Breaking the application down into microservices is the greatest blocker to becoming multi-cloud enabled. You might avoid vendor lock in from a single cloud provider, but you will still find yourself “locked-in” to docker and whoever provides the Kubernetes capabilities that you leverage to orchestrate your microservices-based application. Vendor lock-in at some level is unfortunately a fact of life, you just need to decide at what level you want that lock-in to occur. 

Challenge three: it’s extremely difficult to avoid cloud vendor lock-in 

If cost is your concern, then you need to leverage PaaS or FaaS capabilities within the cloud. However, whilst both these services are cheaper to run, they will increase your level of lock-in to your chosen cloud provider. If you rely on FaaS or PaaS and the vendor decides to retire or alter those services, you in turn will be forced to rework the services that rely upon them. You are locked into the provider’s upgrade cycle as well as their technology!  

Unless your application is already microservices-based the redevelopment effort will massively outweigh any cost savings made by using a single cloud provider. Additionally, if it’s a commercial, off-the-shelf software application – you are completely at the mercy of the software vendor as to when or if they ever intend to convert the software into a microservices-based architecture suitable for containerisation and Kubernetes delivery. 

Using a cloud that’s best for each workload 

Most multi-cloud strategies in use today do not involve stretching a single application over multiple clouds (see above). It is much better to focus on leveraging the strengths and cost advantages of running the workloads that are best aligned to that cloud. For example, if you build your own software by knitting together Open-Source capabilities with a DevOps base you will probably run that workload on AWS. If you need huge amounts of compute to run scientific or statistical modelling, you’ll likely do that on GCP, or if you have information security assurance concerns, then you may choose to run those in Microsoft Azure.  (Disclaimer: each cloud provider mentioned will happily expand on why their corner of the cloud is super-wonderful for each of the workloads mentioned above – the stereotypical labels are blurring as capabilities mature – although…). 

There are three important considerations to make before moving your cloud service. 

Avoiding downtime is an important consideration 

Many vendor-specific services are delivered from single regions within a cloud but are presented to multiple regions as if they are native to that region. Some recent high-profile AWS and Azure outages have been tracked down to specific failures within one or two USA based datacentres – be careful which services and regions you rely upon. Centralised DNS and authentication are the lifeblood of applications, so you might want to build in resilience for these critical services. One thing to note is Hyper-scaler outages are infrequent and when they do happen, they are often resolved much faster than traditional IT outages in an on-premises datacentre. If an outage affects multiple customers, you can guarantee the cloud provider will be analysing how the outage started and how to stop it from occurring again, which often means investing to make the service more resilient.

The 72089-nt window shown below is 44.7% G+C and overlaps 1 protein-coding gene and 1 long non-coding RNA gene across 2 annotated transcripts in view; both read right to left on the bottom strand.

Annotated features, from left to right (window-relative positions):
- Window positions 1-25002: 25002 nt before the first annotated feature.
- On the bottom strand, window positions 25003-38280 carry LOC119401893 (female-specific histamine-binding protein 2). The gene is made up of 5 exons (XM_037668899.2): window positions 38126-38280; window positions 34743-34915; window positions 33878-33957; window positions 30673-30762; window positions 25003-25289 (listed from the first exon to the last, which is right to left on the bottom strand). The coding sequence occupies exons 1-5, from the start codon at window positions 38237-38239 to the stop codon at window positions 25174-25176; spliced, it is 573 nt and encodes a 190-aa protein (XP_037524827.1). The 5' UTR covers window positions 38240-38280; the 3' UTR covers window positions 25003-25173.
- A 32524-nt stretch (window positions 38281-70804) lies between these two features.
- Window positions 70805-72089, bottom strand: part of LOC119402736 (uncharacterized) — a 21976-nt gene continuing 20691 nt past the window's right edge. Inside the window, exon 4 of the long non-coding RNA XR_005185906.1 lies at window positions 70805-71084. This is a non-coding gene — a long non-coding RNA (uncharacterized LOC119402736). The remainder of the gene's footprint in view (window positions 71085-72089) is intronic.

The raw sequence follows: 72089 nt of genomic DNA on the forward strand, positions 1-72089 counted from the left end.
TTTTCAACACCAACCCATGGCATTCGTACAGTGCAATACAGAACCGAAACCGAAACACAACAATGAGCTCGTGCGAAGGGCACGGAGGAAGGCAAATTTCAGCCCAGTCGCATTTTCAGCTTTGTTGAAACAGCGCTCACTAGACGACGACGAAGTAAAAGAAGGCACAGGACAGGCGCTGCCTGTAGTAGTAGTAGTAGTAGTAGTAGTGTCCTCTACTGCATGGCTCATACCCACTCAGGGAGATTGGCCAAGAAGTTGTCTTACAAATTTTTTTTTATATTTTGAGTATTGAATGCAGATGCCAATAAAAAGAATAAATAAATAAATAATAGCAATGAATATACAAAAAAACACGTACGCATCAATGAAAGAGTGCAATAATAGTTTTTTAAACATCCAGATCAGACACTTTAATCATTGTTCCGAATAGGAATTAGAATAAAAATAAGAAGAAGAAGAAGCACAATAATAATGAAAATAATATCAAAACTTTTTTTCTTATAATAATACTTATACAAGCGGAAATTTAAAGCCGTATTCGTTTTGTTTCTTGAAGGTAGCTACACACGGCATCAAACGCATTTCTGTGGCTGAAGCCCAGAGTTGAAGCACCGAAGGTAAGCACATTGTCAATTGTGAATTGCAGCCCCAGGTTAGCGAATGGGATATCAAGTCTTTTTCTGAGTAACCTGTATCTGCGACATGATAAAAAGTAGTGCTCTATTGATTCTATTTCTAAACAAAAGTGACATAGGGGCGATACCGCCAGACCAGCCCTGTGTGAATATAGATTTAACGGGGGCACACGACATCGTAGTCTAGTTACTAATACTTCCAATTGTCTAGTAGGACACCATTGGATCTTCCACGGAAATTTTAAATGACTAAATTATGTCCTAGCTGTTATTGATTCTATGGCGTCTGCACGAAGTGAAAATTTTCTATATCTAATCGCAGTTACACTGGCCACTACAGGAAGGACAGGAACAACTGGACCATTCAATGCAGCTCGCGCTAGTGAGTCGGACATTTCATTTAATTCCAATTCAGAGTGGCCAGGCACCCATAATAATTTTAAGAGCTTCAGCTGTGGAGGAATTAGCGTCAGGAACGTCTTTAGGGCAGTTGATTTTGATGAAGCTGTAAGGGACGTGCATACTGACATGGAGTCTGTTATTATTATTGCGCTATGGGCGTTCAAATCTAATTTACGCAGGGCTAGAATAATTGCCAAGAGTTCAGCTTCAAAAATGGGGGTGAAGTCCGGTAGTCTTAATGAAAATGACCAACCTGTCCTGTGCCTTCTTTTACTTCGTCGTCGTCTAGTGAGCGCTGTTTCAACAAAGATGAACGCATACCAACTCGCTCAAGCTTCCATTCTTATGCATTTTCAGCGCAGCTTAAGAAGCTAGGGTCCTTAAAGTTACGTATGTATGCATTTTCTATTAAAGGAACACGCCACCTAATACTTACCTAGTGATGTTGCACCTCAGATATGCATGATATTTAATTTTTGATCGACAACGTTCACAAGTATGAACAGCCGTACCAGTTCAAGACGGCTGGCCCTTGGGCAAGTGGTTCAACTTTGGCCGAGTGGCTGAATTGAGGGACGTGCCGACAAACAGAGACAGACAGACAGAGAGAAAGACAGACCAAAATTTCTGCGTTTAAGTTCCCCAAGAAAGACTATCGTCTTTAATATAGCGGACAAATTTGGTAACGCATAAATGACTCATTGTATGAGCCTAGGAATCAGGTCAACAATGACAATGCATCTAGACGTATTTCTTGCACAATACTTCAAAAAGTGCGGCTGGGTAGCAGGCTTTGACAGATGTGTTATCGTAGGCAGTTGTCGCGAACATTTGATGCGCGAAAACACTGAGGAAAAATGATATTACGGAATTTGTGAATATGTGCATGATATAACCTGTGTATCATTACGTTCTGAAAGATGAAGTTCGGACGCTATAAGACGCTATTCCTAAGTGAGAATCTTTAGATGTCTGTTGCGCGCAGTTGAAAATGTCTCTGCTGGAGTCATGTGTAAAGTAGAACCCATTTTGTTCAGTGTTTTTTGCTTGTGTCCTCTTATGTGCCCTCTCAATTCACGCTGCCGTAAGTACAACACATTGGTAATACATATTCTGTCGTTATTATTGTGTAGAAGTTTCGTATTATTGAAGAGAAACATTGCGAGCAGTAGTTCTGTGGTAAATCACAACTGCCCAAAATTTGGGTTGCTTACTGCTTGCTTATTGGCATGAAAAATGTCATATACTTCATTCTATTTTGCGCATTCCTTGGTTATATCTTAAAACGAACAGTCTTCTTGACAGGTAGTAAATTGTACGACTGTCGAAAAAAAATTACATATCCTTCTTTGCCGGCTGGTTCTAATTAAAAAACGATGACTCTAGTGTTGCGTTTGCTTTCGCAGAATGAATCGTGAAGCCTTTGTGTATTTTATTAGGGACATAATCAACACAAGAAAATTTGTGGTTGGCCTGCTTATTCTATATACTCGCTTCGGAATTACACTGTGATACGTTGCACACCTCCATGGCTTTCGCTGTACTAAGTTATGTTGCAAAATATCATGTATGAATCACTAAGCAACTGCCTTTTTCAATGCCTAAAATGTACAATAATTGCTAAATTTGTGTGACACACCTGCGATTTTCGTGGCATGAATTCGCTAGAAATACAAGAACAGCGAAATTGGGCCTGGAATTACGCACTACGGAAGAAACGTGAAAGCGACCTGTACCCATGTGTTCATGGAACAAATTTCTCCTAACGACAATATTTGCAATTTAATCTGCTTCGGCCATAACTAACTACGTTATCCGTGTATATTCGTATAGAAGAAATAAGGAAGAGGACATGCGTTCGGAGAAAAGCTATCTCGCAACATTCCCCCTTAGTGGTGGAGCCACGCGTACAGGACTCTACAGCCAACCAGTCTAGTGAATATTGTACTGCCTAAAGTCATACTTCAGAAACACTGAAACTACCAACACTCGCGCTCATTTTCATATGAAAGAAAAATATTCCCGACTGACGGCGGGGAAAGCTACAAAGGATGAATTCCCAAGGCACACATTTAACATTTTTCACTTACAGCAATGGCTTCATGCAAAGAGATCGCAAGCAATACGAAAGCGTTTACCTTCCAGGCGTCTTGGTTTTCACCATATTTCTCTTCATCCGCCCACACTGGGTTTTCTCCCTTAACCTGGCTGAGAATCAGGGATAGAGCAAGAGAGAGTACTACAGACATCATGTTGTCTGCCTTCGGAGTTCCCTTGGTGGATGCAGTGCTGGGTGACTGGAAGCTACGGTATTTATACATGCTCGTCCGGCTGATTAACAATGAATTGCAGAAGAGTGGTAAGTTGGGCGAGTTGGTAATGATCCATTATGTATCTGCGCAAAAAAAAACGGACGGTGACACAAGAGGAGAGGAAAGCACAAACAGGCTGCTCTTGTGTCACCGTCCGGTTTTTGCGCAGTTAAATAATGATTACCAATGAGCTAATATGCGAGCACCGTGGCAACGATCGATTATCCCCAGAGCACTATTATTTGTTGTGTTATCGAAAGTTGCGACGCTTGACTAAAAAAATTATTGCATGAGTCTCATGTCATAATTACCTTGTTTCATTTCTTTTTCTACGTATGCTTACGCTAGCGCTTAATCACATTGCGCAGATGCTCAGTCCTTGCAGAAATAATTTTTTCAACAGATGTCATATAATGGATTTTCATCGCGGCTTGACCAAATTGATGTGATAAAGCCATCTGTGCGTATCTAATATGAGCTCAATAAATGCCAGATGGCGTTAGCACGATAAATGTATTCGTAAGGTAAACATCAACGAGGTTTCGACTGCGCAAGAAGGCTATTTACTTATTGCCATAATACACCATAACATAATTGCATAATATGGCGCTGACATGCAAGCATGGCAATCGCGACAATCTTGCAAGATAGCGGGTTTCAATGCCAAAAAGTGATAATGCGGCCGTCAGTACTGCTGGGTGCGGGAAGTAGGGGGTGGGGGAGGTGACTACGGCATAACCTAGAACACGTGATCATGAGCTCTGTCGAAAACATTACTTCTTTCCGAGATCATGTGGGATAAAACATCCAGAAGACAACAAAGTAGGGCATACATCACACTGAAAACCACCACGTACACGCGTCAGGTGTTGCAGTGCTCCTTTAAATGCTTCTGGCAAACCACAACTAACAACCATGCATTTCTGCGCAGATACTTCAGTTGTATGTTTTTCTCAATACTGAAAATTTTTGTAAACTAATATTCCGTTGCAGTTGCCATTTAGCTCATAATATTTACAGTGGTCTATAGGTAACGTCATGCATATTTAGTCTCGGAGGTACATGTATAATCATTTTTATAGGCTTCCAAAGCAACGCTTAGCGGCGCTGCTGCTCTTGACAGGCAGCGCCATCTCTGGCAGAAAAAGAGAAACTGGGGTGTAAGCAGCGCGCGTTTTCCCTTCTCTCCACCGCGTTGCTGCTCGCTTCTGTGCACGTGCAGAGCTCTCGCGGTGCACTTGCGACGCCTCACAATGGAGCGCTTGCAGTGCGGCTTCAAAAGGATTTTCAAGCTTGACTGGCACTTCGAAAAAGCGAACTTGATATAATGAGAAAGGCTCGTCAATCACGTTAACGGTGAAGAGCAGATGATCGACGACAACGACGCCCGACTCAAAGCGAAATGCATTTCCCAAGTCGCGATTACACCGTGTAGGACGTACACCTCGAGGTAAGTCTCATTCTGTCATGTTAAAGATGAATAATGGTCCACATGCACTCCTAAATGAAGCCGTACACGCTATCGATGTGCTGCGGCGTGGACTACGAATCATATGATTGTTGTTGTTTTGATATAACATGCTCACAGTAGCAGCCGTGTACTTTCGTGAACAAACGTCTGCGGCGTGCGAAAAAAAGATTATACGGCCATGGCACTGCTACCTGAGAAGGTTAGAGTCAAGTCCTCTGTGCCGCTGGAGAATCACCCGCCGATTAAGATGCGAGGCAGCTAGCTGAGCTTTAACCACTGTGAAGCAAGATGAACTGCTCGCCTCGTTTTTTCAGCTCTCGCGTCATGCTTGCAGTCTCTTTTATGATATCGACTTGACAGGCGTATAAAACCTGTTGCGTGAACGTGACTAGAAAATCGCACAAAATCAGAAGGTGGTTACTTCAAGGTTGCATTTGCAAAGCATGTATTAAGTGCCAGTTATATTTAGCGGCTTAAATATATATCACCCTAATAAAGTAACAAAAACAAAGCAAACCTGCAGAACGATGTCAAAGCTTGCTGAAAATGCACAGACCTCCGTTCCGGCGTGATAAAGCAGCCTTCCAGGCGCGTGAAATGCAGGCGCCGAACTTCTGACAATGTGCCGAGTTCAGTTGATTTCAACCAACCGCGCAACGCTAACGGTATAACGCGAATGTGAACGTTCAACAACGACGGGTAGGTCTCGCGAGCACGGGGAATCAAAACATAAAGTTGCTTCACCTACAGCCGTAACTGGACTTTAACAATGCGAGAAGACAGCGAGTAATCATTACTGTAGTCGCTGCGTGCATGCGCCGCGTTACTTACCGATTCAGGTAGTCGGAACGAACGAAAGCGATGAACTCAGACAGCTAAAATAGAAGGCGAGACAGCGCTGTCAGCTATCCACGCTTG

Make architectures and applications geographically resilient  

Distributed consumption of services should be delivered from at least two regional datacentres, keeping the data close to where it is consumed, reducing latency for users. All the hyperscale cloud providers have a good regional split of datacentres, so this isn’t necessarily a reason for a multi-vendor cloud strategy, it’s just simple best practice to avoid a failure in a single datacentre affecting all of the users in that region. 

Securing multiple clouds is always far more complex than securing a single vendor cloud architecture.  

Leverage CIS (Center for Internet Security) benchmarks for cyber resilience, use multi-factor authentication, and if you do move to the cloud have one SIEM system that monitors what is happening in every environment in one console. If you don’t have one pane of real time visibility into your environment, it will be difficult to look for suspect activity, and you will never spot an attack whilst it is happening. This means the damage done will always be significantly higher than it would be if you are monitoring things in real time.  Ultimately, public and multi-cloud environments grow beyond human scale to monitor and manage.  This is where cloud agnostic application resource management (ARM), advanced observability, and extended detection and response (XDR) systems, fuelled by artificial intelligence allow the automated optimisation, remediation, and protection that manual human efforts will never achieve.  

In summary 

I would always recommend that an organisation starts with a single cloud provider and becomes proficient in using that provider’s native tooling and services. Then as the organisation matures its use of cloud and has mastered all the aspects of operating and utilising that cloud provider’s capabilities, it can begin to assess what real benefits can be achieved by moving to a multi-cloud strategy. Don’t try to boil the ocean – it is better to be an expert on each cloud than a generalist on multiple clouds. Third party toolsets will be required for multi-cloud strategies, but vendor native toolsets usually have a more complete feature set for that vendor’s cloud capabilities.